Drinking aged lambic beers can be a great pleasure. As someone who is a huge fan of Belgium’s funky, dry, tart lambic brews, some of my life’s most memorable moments have been savoring such beers during a trip to “The Beer Country”, Belgium.
I very much enjoyed the opportunity to savor a circa 1975 Cantillon Kriek in 2014, and wrote about that experience here. It was a great beer, still in great shape for its age.
I also covered the predecessor to Lou Pepe Kriek, Pure Kriek Cantillon 1996, in this article from 2018.
Just last month, good fortune struck again. A friend, Ray Penny, one who I can proudly claim as having personally first exposed to lambic beers just over three years ago, brought a Brasserie Cantillon Grand Cru Bruocsella 1983 to a tasting here in Virginia. The 1983 is the first documented bottling of this beer, making it one of the oldest in Cantillon’s current lineup. Grand Cru Bruocsella was created by Jean-Pierre Van Roy, the father of current brewer Jean Van Roy.
Jean Van Roy told me recently: “Indeed, Grand Cru Bruocsella 83 was the first bottling of this beer. But in fact, the lambic dates to 1983, and the beer was bottled in 1986. The reason we created this beer is because, when we are tasting Lambic for making Gueuze blends, we discover, from time to time, great 3 year old beers, and the idea was to give the opportunity to the people to taste them as well.”
Jean added: “For me, this beer is still one of my favorites, but I don’t remember when I tasted it for the first time.”
Cantillon must have saved some corks with 1983 dates to use for this 1986 bottling, as you can see the cork date is 1983 in some photos below.
As you can see from the primary photo, the label on the original Grand Cru Bruoscella was black, and was so for a number of years. Some time in the early ’90’s, the label was changed to a white one, and it remains so today. At present, the specific label is determined by whether the bottle is destined for Belgium or somewhere in Europe, or to an export country. Bottles specifically intended for export to the U.S. have a slightly different label than those sold in Belgium. The beer is known as “Cantillon Bruocsella 1900 Grand Cru” when exported to the U.S.
I had never tasted a Grand Cru Bruocsella with 30 years plus of age on it, and this one had 36 years under its belt. I have to say, it was very, very good, with low oxidation, evident lambic funk, low to medium tartness, and a depth of character that I had not experienced in younger versions of this brew.
Grand Cru Bruocsella, or GCB as it sometimes known for short, is composed solely of lambics from the same brewing season, aged in oak barrels for three years.
Grand Cru Bruocsella is one of the favorite beers of Cantillon brewmaster and master blender, Jean Van Roy. You can feel his passion for it on his comments on the Cantillon website: “The Lambic Grand Cru Bruocsella Cantillon is a lambic which has matured for three years in oakwood barrels and has been selected for its exceptional colour, taste and flavour. Its light, slightly amber, yellow-gold colour and its aroma, a mixture of apples and honey, make the Grand Cru Bruocsella a very seductive beer. Its taste derives from its dry character and its slight and discreet acidity.”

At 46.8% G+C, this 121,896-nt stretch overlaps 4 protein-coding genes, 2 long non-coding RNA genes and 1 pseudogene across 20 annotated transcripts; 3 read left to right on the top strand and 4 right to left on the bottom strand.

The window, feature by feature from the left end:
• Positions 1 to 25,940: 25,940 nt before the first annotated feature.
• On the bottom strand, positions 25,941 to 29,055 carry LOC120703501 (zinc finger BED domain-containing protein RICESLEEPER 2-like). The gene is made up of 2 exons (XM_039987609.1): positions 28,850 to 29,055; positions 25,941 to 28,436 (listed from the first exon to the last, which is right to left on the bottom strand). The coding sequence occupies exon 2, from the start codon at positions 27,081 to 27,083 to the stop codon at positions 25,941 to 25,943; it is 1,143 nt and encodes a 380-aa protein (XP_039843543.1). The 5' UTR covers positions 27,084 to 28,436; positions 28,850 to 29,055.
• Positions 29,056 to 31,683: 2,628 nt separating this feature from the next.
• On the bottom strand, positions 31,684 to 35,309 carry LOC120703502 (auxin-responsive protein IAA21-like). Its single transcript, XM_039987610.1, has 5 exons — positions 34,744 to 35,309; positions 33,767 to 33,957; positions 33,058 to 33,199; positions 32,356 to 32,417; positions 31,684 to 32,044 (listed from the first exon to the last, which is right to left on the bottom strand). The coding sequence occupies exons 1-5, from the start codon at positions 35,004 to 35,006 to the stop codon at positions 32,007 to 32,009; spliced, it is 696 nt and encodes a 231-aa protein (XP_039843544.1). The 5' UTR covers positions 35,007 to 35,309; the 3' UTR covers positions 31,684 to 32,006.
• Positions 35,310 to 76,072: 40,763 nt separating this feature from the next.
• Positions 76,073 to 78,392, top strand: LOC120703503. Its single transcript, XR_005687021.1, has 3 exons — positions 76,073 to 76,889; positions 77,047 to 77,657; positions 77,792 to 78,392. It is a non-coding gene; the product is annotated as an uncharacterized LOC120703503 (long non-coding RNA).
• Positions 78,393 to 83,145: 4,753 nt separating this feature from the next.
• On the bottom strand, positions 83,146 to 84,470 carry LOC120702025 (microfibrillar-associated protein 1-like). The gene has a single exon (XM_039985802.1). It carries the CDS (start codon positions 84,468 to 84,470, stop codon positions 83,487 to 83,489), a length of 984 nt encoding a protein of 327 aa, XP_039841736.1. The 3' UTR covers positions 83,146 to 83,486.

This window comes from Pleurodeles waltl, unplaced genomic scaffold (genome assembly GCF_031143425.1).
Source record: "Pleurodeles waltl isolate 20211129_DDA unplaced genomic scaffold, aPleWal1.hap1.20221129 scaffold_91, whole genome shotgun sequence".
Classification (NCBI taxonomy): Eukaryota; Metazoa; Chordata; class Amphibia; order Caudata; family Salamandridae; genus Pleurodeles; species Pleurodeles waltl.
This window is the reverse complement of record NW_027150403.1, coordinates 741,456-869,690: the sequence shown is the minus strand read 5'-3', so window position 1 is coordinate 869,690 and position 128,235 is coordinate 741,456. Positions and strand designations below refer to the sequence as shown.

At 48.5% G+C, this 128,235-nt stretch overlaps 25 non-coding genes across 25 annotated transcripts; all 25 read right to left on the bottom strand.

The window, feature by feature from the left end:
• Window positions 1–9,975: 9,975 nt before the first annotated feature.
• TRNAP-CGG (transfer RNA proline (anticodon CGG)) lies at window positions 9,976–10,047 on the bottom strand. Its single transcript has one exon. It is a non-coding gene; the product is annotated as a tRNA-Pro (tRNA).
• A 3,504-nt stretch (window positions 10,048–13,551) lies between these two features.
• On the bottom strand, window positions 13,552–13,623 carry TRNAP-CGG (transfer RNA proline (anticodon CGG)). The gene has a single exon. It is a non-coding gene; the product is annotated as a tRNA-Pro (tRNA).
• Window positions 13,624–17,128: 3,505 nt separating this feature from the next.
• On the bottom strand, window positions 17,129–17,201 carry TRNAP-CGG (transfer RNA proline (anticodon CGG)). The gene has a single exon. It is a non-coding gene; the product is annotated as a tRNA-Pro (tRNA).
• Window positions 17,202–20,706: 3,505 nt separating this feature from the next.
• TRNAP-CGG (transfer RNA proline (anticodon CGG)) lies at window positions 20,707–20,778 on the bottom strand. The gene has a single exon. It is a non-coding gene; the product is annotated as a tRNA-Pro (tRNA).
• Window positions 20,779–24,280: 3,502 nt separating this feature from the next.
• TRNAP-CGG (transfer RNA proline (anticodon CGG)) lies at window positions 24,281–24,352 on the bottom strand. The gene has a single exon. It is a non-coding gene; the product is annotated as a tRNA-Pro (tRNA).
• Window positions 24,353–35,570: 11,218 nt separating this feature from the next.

He added: “The taste of the Grand Cru Bruocsella Cantillon will change in course of time and the beer can be kept for years. We recommend our customers to savour this old Lambic in wine glasses (tasting glasses).”
About the taste of this finely aged, rare lambic, lambic lover Kyle had this to say: “A perfectly cellared Grand Cru Bruocsella was shared generously by Ray Penny, among friends, thirty-six years after its bottling. The intentionally “still” lambic best showcases the distinctive character of Cantillon, and was a testament of how well a Belgian beer can stand the test of time. We discovered a healthy cork upon opening, which was accompanied by a relieving hiss, which signaled this lambic was well preserved. The beer poured an opaque, tawny orange with a surprisingly minuscule amount of sediment. Soft, inviting aromas included holster flint, horsey funk, and wet stone. Tasting the ’83 GCB revealed an uncarbonated, full bodied lambic layered with notes of ripe fruit followed by a clean and pleasant finish, void of detectable oxidation or sharp acidity. This Grand Cru Bruocsella was a rare treat to not only experience, but savor with fellow enthusiasts of lambic.”
Grand Cru Bruoscella, a still, bottled blend of three year old lambics, is one of the few of its kind that exists in the lambic beer world, and one that every lambic aficionado should seek out.
Grand Cru Bruoscella was also recreated with its original label for the second edition of the world-class BXL Beer Festival in Brussels in 2018. It was sold as part of a package of small batch beers made especially for the festival, which happens on August 24 and 25 in 2019. Don’t miss this great beer fest. Brasserie Cantillon will be there, with a number of special beers.